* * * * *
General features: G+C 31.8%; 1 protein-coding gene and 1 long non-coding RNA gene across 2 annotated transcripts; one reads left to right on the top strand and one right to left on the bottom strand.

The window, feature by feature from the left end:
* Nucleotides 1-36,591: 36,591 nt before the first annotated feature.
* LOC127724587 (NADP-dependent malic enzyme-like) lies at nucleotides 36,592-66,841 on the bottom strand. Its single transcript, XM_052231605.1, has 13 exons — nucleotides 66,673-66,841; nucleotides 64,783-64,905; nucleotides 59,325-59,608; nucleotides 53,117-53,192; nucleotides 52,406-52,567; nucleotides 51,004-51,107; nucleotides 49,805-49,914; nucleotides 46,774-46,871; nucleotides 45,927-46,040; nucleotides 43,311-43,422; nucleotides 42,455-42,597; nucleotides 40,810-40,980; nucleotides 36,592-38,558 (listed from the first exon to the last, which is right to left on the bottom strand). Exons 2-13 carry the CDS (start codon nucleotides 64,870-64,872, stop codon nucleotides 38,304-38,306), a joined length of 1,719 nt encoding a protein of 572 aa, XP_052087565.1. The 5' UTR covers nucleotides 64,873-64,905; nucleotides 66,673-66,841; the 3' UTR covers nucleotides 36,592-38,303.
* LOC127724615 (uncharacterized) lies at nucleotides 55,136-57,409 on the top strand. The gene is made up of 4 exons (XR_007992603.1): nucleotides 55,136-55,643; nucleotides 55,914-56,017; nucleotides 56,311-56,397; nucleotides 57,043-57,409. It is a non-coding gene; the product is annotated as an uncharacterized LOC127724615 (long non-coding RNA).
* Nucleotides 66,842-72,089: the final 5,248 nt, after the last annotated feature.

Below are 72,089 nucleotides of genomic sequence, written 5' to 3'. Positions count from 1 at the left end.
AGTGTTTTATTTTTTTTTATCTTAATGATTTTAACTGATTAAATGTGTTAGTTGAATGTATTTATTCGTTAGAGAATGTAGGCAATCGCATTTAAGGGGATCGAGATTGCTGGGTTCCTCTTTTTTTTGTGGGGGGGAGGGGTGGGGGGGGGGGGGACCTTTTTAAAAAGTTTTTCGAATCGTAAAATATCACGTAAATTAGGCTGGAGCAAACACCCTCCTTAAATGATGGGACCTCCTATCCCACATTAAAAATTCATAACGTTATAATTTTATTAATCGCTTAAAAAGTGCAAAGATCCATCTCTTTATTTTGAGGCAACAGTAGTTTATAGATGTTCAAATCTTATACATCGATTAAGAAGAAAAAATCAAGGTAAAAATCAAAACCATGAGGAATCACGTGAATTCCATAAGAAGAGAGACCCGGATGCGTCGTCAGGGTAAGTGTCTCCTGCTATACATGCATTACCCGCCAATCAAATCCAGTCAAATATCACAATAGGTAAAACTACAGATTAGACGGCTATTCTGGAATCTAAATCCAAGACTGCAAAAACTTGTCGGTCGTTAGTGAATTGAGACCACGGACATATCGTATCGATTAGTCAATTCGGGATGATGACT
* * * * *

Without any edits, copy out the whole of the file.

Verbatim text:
General features: G+C 31.8%; 1 protein-coding gene and 1 long non-coding RNA gene across 2 annotated transcripts; one reads left to right on the top strand and one right to left on the bottom strand.

The window, feature by feature from the left end:
* Nucleotides 1-36,591: 36,591 nt before the first annotated feature.
* LOC127724587 (NADP-dependent malic enzyme-like) lies at nucleotides 36,592-66,841 on the bottom strand. Its single transcript, XM_052231605.1, has 13 exons — nucleotides 66,673-66,841; nucleotides 64,783-64,905; nucleotides 59,325-59,608; nucleotides 53,117-53,192; nucleotides 52,406-52,567; nucleotides 51,004-51,107; nucleotides 49,805-49,914; nucleotides 46,774-46,871; nucleotides 45,927-46,040; nucleotides 43,311-43,422; nucleotides 42,455-42,597; nucleotides 40,810-40,980; nucleotides 36,592-38,558 (listed from the first exon to the last, which is right to left on the bottom strand). Exons 2-13 carry the CDS (start codon nucleotides 64,870-64,872, stop codon nucleotides 38,304-38,306), a joined length of 1,719 nt encoding a protein of 572 aa, XP_052087565.1. The 5' UTR covers nucleotides 64,873-64,905; nucleotides 66,673-66,841; the 3' UTR covers nucleotides 36,592-38,303.
* LOC127724615 (uncharacterized) lies at nucleotides 55,136-57,409 on the top strand. The gene is made up of 4 exons (XR_007992603.1): nucleotides 55,136-55,643; nucleotides 55,914-56,017; nucleotides 56,311-56,397; nucleotides 57,043-57,409. It is a non-coding gene; the product is annotated as an uncharacterized LOC127724615 (long non-coding RNA).
* Nucleotides 66,842-72,089: the final 5,248 nt, after the last annotated feature.

Below are 72,089 nucleotides of genomic sequence, written 5' to 3'. Positions count from 1 at the left end.
AGTGTTTTATTTTTTTTTATCTTAATGATTTTAACTGATTAAATGTGTTAGTTGAATGTATTTATTCGTTAGAGAATGTAGGCAATCGCATTTAAGGGGATCGAGATTGCTGGGTTCCTCTTTTTTTTGTGGGGGGGAGGGGTGGGGGGGGGGGGGACCTTTTTAAAAAGTTTTTCGAATCGTAAAATATCACGTAAATTAGGCTGGAGCAAACACCCTCCTTAAATGATGGGACCTCCTATCCCACATTAAAAATTCATAACGTTATAATTTTATTAATCGCTTAAAAAGTGCAAAGATCCATCTCTTTATTTTGAGGCAACAGTAGTTTATAGATGTTCAAATCTTATACATCGATTAAGAAGAAAAAATCAAGGTAAAAATCAAAACCATGAGGAATCACGTGAATTCCATAAGAAGAGAGACCCGGATGCGTCGTCAGGGTAAGTGTCTCCTGCTATACATGCATTACCCGCCAATCAAATCCAGTCAAATATCACAATAGGTAAAACTACAGATTAGACGGCTATTCTGGAATCTAAATCCAAGACTGCAAAAACTTGTCGGTCGTTAGTGAATTGAGACCACGGACATATCGTATCGATTAGTCAATTCGGGATGATGACT